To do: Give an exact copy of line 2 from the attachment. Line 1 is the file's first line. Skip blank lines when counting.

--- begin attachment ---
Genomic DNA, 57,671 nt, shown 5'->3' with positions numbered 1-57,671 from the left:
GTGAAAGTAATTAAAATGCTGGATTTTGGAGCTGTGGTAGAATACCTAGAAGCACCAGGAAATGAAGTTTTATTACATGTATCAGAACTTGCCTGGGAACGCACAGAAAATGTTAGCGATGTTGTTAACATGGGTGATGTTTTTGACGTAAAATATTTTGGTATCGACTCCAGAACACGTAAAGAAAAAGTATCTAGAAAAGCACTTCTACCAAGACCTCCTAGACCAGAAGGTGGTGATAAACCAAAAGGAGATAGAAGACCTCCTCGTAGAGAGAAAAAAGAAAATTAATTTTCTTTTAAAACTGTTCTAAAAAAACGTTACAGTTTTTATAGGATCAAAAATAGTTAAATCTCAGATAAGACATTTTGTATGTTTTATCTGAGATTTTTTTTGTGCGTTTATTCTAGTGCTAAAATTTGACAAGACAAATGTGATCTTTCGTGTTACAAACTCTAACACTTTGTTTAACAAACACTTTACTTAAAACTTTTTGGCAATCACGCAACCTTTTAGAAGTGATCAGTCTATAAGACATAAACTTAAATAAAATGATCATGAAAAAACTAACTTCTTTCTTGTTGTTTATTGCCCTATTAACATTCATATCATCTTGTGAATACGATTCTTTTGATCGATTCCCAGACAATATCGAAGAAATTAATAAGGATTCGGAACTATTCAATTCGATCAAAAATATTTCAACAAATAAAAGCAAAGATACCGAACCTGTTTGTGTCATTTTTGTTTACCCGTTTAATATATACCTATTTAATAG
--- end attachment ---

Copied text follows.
GTGAAAGTAATTAAAATGCTGGATTTTGGAGCTGTGGTAGAATACCTAGAAGCACCAGGAAATGAAGTTTTATTACATGTATCAGAACTTGCCTGGGAACGCACAGAAAATGTTAGCGATGTTGTTAACATGGGTGATGTTTTTGACGTAAAATATTTTGGTATCGACTCCAGAACACGTAAAGAAAAAGTATCTAGAAAAGCACTTCTACCAAGACCTCCTAGACCAGAAGGTGGTGATAAACCAAAAGGAGATAGAAGACCTCCTCGTAGAGAGAAAAAAGAAAATTAATTTTCTTTTAAAACTGTTCTAAAAAAACGTTACAGTTTTTATAGGATCAAAAATAGTTAAATCTCAGATAAGACATTTTGTATGTTTTATCTGAGATTTTTTTTGTGCGTTTATTCTAGTGCTAAAATTTGACAAGACAAATGTGATCTTTCGTGTTACAAACTCTAACACTTTGTTTAACAAACACTTTACTTAAAACTTTTTGGCAATCACGCAACCTTTTAGAAGTGATCAGTCTATAAGACATAAACTTAAATAAAATGATCATGAAAAAACTAACTTCTTTCTTGTTGTTTATTGCCCTATTAACATTCATATCATCTTGTGAATACGATTCTTTTGATCGATTCCCAGACAATATCGAAGAAATTAATAAGGATTCGGAACTATTCAATTCGATCAAAAATATTTCAACAAATAAAAGCAAAGATACCGAACCTGTTTGTGTCATTTTTGTTTACCCGTTTAATATATACCTATTTAATAG